Applied Linguistics Speech Lab
This is the only speech lab in the program of Applied Linguistics at the English Department where both undergraduate and graduate students can actively participate in empirical research through hands-on experience. Using facilities in the speech lab, students can have opportunities to analyze speech production and perception data, observe speech signals, and verify their effects on speech perception. The ALSL is equipped with advanced speech acquisition and processing equipment and software.
Staff: The ALSL currently has one full-time post-doctoral researcher on staff and two part-time PhD students working on corpus transcription. The lab also supports the research efforts of a number of PhD students. The ALSL lab is also getting network support from the Information Technology Services (ITS) of NAU.
Equipment: The lab has a computerized speech lab (CSL) 4300 from KayPentax, which provides capacity for both real-time and off-line speech signal acquisition and processing, and has 3 high speed computers/workstations equipped with Matlab, Praat and Snack speech processing software toolkits. These toolkits provide cutting edge techniques for prosodic feature analysis and processing. It is also set up with a high-speed multiprocessor (4 processors – each 2.3 GHz, 32 GB RAM, 1 TB HDD) mobile workstation and supporting data backup accessories, including CentOS 6.0 Linux virtual environment over Windows 7 for large vocabulary spontaneous speech recognition (LVCSR) training and decoding using KALDI, and HTK speech recognition toolkits.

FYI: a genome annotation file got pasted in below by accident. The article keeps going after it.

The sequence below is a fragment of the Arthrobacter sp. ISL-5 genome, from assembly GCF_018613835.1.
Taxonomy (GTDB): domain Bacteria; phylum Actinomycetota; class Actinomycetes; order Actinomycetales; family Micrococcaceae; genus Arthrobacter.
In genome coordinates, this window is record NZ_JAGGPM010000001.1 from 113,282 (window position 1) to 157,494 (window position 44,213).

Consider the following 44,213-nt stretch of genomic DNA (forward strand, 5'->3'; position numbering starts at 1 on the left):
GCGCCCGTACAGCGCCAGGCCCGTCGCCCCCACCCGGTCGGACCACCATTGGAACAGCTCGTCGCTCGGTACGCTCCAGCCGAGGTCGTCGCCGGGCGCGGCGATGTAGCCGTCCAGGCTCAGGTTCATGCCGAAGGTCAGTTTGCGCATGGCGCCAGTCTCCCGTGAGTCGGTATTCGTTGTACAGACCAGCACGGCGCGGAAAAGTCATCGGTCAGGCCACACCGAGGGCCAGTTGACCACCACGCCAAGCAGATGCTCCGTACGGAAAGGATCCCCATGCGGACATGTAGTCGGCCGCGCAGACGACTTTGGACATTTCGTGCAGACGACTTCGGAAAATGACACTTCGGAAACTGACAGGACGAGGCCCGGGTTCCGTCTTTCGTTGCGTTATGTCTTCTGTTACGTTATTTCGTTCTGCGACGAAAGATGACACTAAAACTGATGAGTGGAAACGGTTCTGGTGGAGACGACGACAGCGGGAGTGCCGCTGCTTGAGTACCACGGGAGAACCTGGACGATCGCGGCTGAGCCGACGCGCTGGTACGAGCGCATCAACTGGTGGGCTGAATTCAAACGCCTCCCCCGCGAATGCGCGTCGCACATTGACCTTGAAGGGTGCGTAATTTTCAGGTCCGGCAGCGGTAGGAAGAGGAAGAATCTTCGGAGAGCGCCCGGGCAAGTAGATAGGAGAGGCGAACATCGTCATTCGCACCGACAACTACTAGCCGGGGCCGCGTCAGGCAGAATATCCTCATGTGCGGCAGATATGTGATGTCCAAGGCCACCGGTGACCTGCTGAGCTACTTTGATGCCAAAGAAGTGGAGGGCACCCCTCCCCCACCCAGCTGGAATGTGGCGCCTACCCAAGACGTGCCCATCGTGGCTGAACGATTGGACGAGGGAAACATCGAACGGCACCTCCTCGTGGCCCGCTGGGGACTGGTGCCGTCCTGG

Speech Corpora: The ALSL has several commercially available speech corpora: TIMIT Acoustic-Phonetic Continuous Speech Corpus, CSLU: Foreign Accented English Corpus, Boston University Radio News Corpus (BURNC), and LDC Switchboard corpus. Additionally, the lab has corpora obtained or collected and annotated by the ALSL: World Englishes, TOEFL, and Cambridge English Language Assessment.
Collaboration: A major strength of the ALSL is its emphasis on interdisciplinary collaboration in both research and education. In the 2014-2015 academic year, the ALSL sponsored an automatic syllabification Capstone project for five undergraduate students in the Electrical Engineering and Computer Science department at NAU. For the 2015-2016 academic year, four Electrical Engineering and Computer Science undergraduate students are working on a phone recognizer Capstone project that is being sponsored by the ALSL.